Quite often people ask me what the cost of a camera system is. I want to respond with “How much does a car cost?” Which is really the exact same question because without comparing the brands, features, warranties and specifications you can’t give an accurate price.
Can you compare something like this if you don’t know what it is?
1. How long would you like to store the video? 7 days, 2 weeks a month? This will be a large factor in the price of the system especially if you get a professional system with commercial redundant drives that are backed up.
2. High Definition mega pixel cameras allow you to zoom in after the fact getting a very clear and detailed picture where analog cameras often fall short. A 2.1 MegaPixel camera can have 3 to 5 times the resolution as many analog cameras.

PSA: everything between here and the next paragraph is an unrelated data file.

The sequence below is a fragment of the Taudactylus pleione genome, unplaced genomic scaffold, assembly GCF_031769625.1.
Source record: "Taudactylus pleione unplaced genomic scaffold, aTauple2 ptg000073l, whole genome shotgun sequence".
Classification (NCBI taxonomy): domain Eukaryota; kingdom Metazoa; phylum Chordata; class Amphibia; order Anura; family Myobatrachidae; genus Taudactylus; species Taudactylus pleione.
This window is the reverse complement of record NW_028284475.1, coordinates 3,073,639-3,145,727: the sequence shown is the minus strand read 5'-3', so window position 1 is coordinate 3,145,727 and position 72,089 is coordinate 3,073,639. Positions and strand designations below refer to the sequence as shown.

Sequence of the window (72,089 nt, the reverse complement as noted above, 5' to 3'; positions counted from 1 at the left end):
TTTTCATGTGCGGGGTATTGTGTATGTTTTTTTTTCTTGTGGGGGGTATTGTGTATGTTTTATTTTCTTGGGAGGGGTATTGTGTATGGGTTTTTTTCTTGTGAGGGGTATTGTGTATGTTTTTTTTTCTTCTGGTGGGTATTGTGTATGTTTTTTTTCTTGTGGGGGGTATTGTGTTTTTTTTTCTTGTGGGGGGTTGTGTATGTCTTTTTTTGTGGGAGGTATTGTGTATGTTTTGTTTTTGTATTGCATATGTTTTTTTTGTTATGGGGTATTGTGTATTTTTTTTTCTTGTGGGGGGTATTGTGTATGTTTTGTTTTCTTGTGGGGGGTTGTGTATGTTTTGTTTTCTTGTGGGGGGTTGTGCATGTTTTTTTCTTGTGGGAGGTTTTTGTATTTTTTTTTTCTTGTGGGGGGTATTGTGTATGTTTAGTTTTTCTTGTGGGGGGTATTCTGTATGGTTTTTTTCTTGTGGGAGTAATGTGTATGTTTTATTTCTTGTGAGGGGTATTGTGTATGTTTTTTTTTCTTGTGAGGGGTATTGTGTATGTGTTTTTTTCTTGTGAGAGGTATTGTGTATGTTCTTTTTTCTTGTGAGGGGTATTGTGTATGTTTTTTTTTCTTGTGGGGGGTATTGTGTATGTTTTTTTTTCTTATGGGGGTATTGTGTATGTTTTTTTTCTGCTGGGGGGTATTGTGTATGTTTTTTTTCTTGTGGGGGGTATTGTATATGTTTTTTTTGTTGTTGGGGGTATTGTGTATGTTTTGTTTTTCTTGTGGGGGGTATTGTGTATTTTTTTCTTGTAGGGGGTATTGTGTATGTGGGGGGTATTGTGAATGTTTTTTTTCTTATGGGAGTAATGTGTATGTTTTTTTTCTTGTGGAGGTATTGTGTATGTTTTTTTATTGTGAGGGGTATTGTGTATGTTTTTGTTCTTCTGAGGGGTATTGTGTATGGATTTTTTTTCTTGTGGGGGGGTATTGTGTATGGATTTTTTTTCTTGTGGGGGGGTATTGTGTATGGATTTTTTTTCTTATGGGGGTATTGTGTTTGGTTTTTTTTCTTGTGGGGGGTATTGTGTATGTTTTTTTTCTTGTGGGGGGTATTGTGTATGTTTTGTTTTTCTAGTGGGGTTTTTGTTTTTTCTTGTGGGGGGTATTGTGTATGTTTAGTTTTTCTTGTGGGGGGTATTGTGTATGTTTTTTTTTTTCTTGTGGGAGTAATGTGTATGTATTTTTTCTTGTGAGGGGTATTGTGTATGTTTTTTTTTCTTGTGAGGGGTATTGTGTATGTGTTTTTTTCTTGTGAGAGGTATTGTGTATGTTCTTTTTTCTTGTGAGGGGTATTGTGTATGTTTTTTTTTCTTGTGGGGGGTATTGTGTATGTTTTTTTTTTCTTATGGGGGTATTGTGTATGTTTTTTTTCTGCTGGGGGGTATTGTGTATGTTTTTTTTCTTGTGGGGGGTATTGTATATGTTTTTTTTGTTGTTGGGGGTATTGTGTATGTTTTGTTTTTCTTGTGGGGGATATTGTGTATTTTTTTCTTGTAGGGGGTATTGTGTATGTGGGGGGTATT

3. A camera that sees in the dark (Day Night) costs more than one that does not have that feature. (The big box cameras with the little LEDs see about 15 or 20 feet in the dark but this is not a true day/night camera)
4. A camera that has an outdoor heater blower costs more than one that does not have this feature.
5. A camera that has a verifocal lens that adjusts from 2.8 to 10mm normally costs a bit more than one that is just a fixed lens. Do you need to recognize that there are people there or do you need to identify them?
6. A vandal dome or vandal resistant camera costs more than one that is not vandal resistant.
7. The IP66 weather rating give you the assurance that the camera is weather resistant compared to a camera that does not have the rating.
8. Choosing the proper lenses is very important even when using megapixel cameras. Combined with camera placement it can make all the difference in the world. Even dropping the camera below a light fixture in a warehouse using a piece of EMT can make quite a bit of difference in your picture and view. South facing cameras should be avoided when possible. There are many features that you can get depending on your needs for back light compensation etc….